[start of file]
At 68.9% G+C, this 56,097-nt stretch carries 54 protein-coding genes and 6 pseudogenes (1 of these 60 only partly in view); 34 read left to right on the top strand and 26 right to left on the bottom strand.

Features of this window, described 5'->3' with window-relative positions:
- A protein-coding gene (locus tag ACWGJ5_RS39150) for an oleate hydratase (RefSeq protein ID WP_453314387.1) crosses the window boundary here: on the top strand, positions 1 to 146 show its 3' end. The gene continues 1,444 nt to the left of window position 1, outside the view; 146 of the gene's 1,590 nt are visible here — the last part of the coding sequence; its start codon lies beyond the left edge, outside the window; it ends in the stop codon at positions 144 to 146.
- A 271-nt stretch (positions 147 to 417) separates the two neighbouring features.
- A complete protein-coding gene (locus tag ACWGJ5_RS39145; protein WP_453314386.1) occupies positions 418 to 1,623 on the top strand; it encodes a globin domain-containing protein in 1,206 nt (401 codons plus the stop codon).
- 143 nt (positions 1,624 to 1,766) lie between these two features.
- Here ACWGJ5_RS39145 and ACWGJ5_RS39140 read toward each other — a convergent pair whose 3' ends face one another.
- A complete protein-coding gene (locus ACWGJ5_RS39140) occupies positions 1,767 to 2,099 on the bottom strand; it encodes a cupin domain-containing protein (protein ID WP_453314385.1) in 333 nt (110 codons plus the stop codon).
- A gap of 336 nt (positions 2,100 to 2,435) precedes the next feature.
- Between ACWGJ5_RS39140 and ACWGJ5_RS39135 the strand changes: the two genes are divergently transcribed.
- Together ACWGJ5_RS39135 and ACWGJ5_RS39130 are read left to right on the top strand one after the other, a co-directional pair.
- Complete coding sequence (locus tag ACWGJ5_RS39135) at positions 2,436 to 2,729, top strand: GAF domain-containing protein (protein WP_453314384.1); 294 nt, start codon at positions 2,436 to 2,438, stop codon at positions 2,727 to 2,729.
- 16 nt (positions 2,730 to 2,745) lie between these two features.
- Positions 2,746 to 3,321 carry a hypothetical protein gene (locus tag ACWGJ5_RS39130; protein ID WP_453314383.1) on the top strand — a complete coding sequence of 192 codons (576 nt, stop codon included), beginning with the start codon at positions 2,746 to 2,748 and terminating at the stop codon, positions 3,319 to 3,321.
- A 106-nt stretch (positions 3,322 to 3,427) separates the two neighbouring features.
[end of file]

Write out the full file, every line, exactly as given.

At 68.9% G+C, this 56,097-nt stretch carries 54 protein-coding genes and 6 pseudogenes (1 of these 60 only partly in view); 34 read left to right on the top strand and 26 right to left on the bottom strand.

Features of this window, described 5'->3' with window-relative positions:
- A protein-coding gene (locus tag ACWGJ5_RS39150) for an oleate hydratase (RefSeq protein ID WP_453314387.1) crosses the window boundary here: on the top strand, positions 1 to 146 show its 3' end. The gene continues 1,444 nt to the left of window position 1, outside the view; 146 of the gene's 1,590 nt are visible here — the last part of the coding sequence; its start codon lies beyond the left edge, outside the window; it ends in the stop codon at positions 144 to 146.
- A 271-nt stretch (positions 147 to 417) separates the two neighbouring features.
- A complete protein-coding gene (locus tag ACWGJ5_RS39145; protein WP_453314386.1) occupies positions 418 to 1,623 on the top strand; it encodes a globin domain-containing protein in 1,206 nt (401 codons plus the stop codon).
- 143 nt (positions 1,624 to 1,766) lie between these two features.
- Here ACWGJ5_RS39145 and ACWGJ5_RS39140 read toward each other — a convergent pair whose 3' ends face one another.
- A complete protein-coding gene (locus ACWGJ5_RS39140) occupies positions 1,767 to 2,099 on the bottom strand; it encodes a cupin domain-containing protein (protein ID WP_453314385.1) in 333 nt (110 codons plus the stop codon).
- A gap of 336 nt (positions 2,100 to 2,435) precedes the next feature.
- Between ACWGJ5_RS39140 and ACWGJ5_RS39135 the strand changes: the two genes are divergently transcribed.
- Together ACWGJ5_RS39135 and ACWGJ5_RS39130 are read left to right on the top strand one after the other, a co-directional pair.
- Complete coding sequence (locus tag ACWGJ5_RS39135) at positions 2,436 to 2,729, top strand: GAF domain-containing protein (protein WP_453314384.1); 294 nt, start codon at positions 2,436 to 2,438, stop codon at positions 2,727 to 2,729.
- 16 nt (positions 2,730 to 2,745) lie between these two features.
- Positions 2,746 to 3,321 carry a hypothetical protein gene (locus tag ACWGJ5_RS39130; protein ID WP_453314383.1) on the top strand — a complete coding sequence of 192 codons (576 nt, stop codon included), beginning with the start codon at positions 2,746 to 2,748 and terminating at the stop codon, positions 3,319 to 3,321.
- A 106-nt stretch (positions 3,322 to 3,427) separates the two neighbouring features.